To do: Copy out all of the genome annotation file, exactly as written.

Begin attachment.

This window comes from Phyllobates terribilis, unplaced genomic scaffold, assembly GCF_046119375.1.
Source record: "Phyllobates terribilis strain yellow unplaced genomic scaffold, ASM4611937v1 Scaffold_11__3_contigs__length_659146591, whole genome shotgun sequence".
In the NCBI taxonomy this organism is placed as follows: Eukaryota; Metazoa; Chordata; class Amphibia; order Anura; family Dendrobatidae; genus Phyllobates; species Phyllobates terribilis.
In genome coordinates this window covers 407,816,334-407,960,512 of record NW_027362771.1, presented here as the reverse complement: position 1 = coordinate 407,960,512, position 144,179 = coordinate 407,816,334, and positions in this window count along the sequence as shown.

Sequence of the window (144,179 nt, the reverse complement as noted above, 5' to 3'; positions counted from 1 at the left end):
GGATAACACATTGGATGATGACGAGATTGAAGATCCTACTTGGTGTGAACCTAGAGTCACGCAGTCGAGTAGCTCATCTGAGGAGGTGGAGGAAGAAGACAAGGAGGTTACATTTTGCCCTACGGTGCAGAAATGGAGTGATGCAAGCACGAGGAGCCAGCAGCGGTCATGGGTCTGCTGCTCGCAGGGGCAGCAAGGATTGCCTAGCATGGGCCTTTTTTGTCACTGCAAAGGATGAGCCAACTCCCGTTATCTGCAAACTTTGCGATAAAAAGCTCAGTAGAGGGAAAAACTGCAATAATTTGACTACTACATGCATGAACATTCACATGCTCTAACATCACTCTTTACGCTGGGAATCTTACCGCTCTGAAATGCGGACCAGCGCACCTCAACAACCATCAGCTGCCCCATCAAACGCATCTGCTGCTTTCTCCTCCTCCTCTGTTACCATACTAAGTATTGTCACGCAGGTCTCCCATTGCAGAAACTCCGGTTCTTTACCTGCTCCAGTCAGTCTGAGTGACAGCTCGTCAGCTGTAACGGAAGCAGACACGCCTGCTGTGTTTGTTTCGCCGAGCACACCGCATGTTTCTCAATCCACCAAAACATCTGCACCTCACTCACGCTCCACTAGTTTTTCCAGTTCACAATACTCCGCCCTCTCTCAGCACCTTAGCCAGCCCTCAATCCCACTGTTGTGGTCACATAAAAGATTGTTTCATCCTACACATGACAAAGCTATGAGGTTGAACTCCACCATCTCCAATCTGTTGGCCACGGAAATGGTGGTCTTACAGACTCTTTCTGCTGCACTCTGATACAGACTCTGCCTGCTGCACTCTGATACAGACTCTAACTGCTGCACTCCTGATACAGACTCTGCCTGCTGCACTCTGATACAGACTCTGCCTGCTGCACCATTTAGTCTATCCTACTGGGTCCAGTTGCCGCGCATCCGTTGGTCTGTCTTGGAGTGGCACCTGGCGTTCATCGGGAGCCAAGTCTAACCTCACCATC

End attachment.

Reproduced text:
This window comes from Phyllobates terribilis, unplaced genomic scaffold, assembly GCF_046119375.1.
Source record: "Phyllobates terribilis strain yellow unplaced genomic scaffold, ASM4611937v1 Scaffold_11__3_contigs__length_659146591, whole genome shotgun sequence".
In the NCBI taxonomy this organism is placed as follows: Eukaryota; Metazoa; Chordata; class Amphibia; order Anura; family Dendrobatidae; genus Phyllobates; species Phyllobates terribilis.
In genome coordinates this window covers 407,816,334-407,960,512 of record NW_027362771.1, presented here as the reverse complement: position 1 = coordinate 407,960,512, position 144,179 = coordinate 407,816,334, and positions in this window count along the sequence as shown.

Sequence of the window (144,179 nt, the reverse complement as noted above, 5' to 3'; positions counted from 1 at the left end):
GGATAACACATTGGATGATGACGAGATTGAAGATCCTACTTGGTGTGAACCTAGAGTCACGCAGTCGAGTAGCTCATCTGAGGAGGTGGAGGAAGAAGACAAGGAGGTTACATTTTGCCCTACGGTGCAGAAATGGAGTGATGCAAGCACGAGGAGCCAGCAGCGGTCATGGGTCTGCTGCTCGCAGGGGCAGCAAGGATTGCCTAGCATGGGCCTTTTTTGTCACTGCAAAGGATGAGCCAACTCCCGTTATCTGCAAACTTTGCGATAAAAAGCTCAGTAGAGGGAAAAACTGCAATAATTTGACTACTACATGCATGAACATTCACATGCTCTAACATCACTCTTTACGCTGGGAATCTTACCGCTCTGAAATGCGGACCAGCGCACCTCAACAACCATCAGCTGCCCCATCAAACGCATCTGCTGCTTTCTCCTCCTCCTCTGTTACCATACTAAGTATTGTCACGCAGGTCTCCCATTGCAGAAACTCCGGTTCTTTACCTGCTCCAGTCAGTCTGAGTGACAGCTCGTCAGCTGTAACGGAAGCAGACACGCCTGCTGTGTTTGTTTCGCCGAGCACACCGCATGTTTCTCAATCCACCAAAACATCTGCACCTCACTCACGCTCCACTAGTTTTTCCAGTTCACAATACTCCGCCCTCTCTCAGCACCTTAGCCAGCCCTCAATCCCACTGTTGTGGTCACATAAAAGATTGTTTCATCCTACACATGACAAAGCTATGAGGTTGAACTCCACCATCTCCAATCTGTTGGCCACGGAAATGGTGGTCTTACAGACTCTTTCTGCTGCACTCTGATACAGACTCTGCCTGCTGCACTCTGATACAGACTCTAACTGCTGCACTCCTGATACAGACTCTGCCTGCTGCACTCTGATACAGACTCTGCCTGCTGCACCATTTAGTCTATCCTACTGGGTCCAGTTGCCGCGCATCCGTTGGTCTGTCTTGGAGTGGCACCTGGCGTTCATCGGGAGCCAAGTCTAACCTCACCATC